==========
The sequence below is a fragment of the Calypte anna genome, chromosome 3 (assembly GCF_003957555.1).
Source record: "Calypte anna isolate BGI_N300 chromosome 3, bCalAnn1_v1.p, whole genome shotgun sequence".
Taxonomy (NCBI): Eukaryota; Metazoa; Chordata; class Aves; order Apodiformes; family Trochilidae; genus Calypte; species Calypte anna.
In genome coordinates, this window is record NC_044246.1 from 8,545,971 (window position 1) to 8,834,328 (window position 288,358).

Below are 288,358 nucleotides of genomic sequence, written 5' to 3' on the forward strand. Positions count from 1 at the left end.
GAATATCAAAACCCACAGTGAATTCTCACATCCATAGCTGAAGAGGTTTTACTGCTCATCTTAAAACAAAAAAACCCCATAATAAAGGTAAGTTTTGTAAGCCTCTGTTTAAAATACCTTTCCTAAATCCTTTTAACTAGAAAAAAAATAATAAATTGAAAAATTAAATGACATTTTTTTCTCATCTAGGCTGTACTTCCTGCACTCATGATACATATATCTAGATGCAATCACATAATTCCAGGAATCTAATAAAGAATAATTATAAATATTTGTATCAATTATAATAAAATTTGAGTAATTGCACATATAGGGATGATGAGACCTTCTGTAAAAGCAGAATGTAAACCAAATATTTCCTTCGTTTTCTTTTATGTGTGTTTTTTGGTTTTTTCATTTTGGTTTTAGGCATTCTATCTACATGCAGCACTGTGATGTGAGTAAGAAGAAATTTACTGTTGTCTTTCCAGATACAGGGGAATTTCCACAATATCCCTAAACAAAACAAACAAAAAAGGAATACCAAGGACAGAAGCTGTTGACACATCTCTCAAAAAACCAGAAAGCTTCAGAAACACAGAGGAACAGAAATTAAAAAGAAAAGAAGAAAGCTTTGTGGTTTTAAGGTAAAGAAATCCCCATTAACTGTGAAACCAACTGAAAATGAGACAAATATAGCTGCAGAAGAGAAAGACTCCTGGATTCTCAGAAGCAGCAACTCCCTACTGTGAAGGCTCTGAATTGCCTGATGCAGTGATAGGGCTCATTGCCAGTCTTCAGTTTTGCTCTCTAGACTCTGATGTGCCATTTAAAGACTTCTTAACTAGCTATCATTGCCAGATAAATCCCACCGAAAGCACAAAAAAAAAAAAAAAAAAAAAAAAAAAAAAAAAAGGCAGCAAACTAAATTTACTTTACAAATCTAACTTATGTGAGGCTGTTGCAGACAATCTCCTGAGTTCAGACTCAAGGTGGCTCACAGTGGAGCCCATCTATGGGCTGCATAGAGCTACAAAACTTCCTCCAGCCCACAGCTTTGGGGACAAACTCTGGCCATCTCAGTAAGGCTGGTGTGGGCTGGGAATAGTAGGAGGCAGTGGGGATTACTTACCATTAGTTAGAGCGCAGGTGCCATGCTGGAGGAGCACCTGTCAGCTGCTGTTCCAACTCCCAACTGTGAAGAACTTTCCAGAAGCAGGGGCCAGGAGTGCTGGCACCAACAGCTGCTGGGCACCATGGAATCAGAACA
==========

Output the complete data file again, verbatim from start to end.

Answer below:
The sequence below is a fragment of the Calypte anna genome, chromosome 3 (assembly GCF_003957555.1).
Source record: "Calypte anna isolate BGI_N300 chromosome 3, bCalAnn1_v1.p, whole genome shotgun sequence".
Taxonomy (NCBI): Eukaryota; Metazoa; Chordata; class Aves; order Apodiformes; family Trochilidae; genus Calypte; species Calypte anna.
In genome coordinates, this window is record NC_044246.1 from 8,545,971 (window position 1) to 8,834,328 (window position 288,358).

Below are 288,358 nucleotides of genomic sequence, written 5' to 3' on the forward strand. Positions count from 1 at the left end.
GAATATCAAAACCCACAGTGAATTCTCACATCCATAGCTGAAGAGGTTTTACTGCTCATCTTAAAACAAAAAAACCCCATAATAAAGGTAAGTTTTGTAAGCCTCTGTTTAAAATACCTTTCCTAAATCCTTTTAACTAGAAAAAAAATAATAAATTGAAAAATTAAATGACATTTTTTTCTCATCTAGGCTGTACTTCCTGCACTCATGATACATATATCTAGATGCAATCACATAATTCCAGGAATCTAATAAAGAATAATTATAAATATTTGTATCAATTATAATAAAATTTGAGTAATTGCACATATAGGGATGATGAGACCTTCTGTAAAAGCAGAATGTAAACCAAATATTTCCTTCGTTTTCTTTTATGTGTGTTTTTTGGTTTTTTCATTTTGGTTTTAGGCATTCTATCTACATGCAGCACTGTGATGTGAGTAAGAAGAAATTTACTGTTGTCTTTCCAGATACAGGGGAATTTCCACAATATCCCTAAACAAAACAAACAAAAAAGGAATACCAAGGACAGAAGCTGTTGACACATCTCTCAAAAAACCAGAAAGCTTCAGAAACACAGAGGAACAGAAATTAAAAAGAAAAGAAGAAAGCTTTGTGGTTTTAAGGTAAAGAAATCCCCATTAACTGTGAAACCAACTGAAAATGAGACAAATATAGCTGCAGAAGAGAAAGACTCCTGGATTCTCAGAAGCAGCAACTCCCTACTGTGAAGGCTCTGAATTGCCTGATGCAGTGATAGGGCTCATTGCCAGTCTTCAGTTTTGCTCTCTAGACTCTGATGTGCCATTTAAAGACTTCTTAACTAGCTATCATTGCCAGATAAATCCCACCGAAAGCACAAAAAAAAAAAAAAAAAAAAAAAAAAAAAAAAAAGGCAGCAAACTAAATTTACTTTACAAATCTAACTTATGTGAGGCTGTTGCAGACAATCTCCTGAGTTCAGACTCAAGGTGGCTCACAGTGGAGCCCATCTATGGGCTGCATAGAGCTACAAAACTTCCTCCAGCCCACAGCTTTGGGGACAAACTCTGGCCATCTCAGTAAGGCTGGTGTGGGCTGGGAATAGTAGGAGGCAGTGGGGATTACTTACCATTAGTTAGAGCGCAGGTGCCATGCTGGAGGAGCACCTGTCAGCTGCTGTTCCAACTCCCAACTGTGAAGAACTTTCCAGAAGCAGGGGCCAGGAGTGCTGGCACCAACAGCTGCTGGGCACCATGGAATCAGAACA